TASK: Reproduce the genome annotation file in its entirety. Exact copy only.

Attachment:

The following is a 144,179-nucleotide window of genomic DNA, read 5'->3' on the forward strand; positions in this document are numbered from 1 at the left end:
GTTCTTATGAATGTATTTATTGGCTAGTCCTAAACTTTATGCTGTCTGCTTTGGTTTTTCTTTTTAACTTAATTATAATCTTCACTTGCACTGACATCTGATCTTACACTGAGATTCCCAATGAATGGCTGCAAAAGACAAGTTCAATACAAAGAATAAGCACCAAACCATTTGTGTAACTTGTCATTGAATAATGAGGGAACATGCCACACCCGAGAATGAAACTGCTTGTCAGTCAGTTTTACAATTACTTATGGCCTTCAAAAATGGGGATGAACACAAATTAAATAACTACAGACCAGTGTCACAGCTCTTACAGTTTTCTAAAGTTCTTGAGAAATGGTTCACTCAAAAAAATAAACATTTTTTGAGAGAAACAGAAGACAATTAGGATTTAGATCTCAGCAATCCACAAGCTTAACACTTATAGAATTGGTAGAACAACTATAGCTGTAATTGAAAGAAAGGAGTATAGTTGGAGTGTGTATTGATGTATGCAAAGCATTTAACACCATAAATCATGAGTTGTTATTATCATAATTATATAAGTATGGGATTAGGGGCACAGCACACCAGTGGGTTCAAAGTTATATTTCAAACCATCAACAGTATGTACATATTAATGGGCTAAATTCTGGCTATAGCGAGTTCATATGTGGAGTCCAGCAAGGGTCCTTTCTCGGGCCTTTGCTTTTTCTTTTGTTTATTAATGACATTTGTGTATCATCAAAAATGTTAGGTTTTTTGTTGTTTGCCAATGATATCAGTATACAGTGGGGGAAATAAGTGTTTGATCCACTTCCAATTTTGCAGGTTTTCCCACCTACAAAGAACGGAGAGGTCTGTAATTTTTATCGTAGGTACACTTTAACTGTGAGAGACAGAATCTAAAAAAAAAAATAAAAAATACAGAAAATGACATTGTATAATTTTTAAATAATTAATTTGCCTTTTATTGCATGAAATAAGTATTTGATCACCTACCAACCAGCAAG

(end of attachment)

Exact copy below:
The following is a 144,179-nucleotide window of genomic DNA, read 5'->3' on the forward strand; positions in this document are numbered from 1 at the left end:
GTTCTTATGAATGTATTTATTGGCTAGTCCTAAACTTTATGCTGTCTGCTTTGGTTTTTCTTTTTAACTTAATTATAATCTTCACTTGCACTGACATCTGATCTTACACTGAGATTCCCAATGAATGGCTGCAAAAGACAAGTTCAATACAAAGAATAAGCACCAAACCATTTGTGTAACTTGTCATTGAATAATGAGGGAACATGCCACACCCGAGAATGAAACTGCTTGTCAGTCAGTTTTACAATTACTTATGGCCTTCAAAAATGGGGATGAACACAAATTAAATAACTACAGACCAGTGTCACAGCTCTTACAGTTTTCTAAAGTTCTTGAGAAATGGTTCACTCAAAAAAATAAACATTTTTTGAGAGAAACAGAAGACAATTAGGATTTAGATCTCAGCAATCCACAAGCTTAACACTTATAGAATTGGTAGAACAACTATAGCTGTAATTGAAAGAAAGGAGTATAGTTGGAGTGTGTATTGATGTATGCAAAGCATTTAACACCATAAATCATGAGTTGTTATTATCATAATTATATAAGTATGGGATTAGGGGCACAGCACACCAGTGGGTTCAAAGTTATATTTCAAACCATCAACAGTATGTACATATTAATGGGCTAAATTCTGGCTATAGCGAGTTCATATGTGGAGTCCAGCAAGGGTCCTTTCTCGGGCCTTTGCTTTTTCTTTTGTTTATTAATGACATTTGTGTATCATCAAAAATGTTAGGTTTTTTGTTGTTTGCCAATGATATCAGTATACAGTGGGGGAAATAAGTGTTTGATCCACTTCCAATTTTGCAGGTTTTCCCACCTACAAAGAACGGAGAGGTCTGTAATTTTTATCGTAGGTACACTTTAACTGTGAGAGACAGAATCTAAAAAAAAAAATAAAAAATACAGAAAATGACATTGTATAATTTTTAAATAATTAATTTGCCTTTTATTGCATGAAATAAGTATTTGATCACCTACCAACCAGCAAG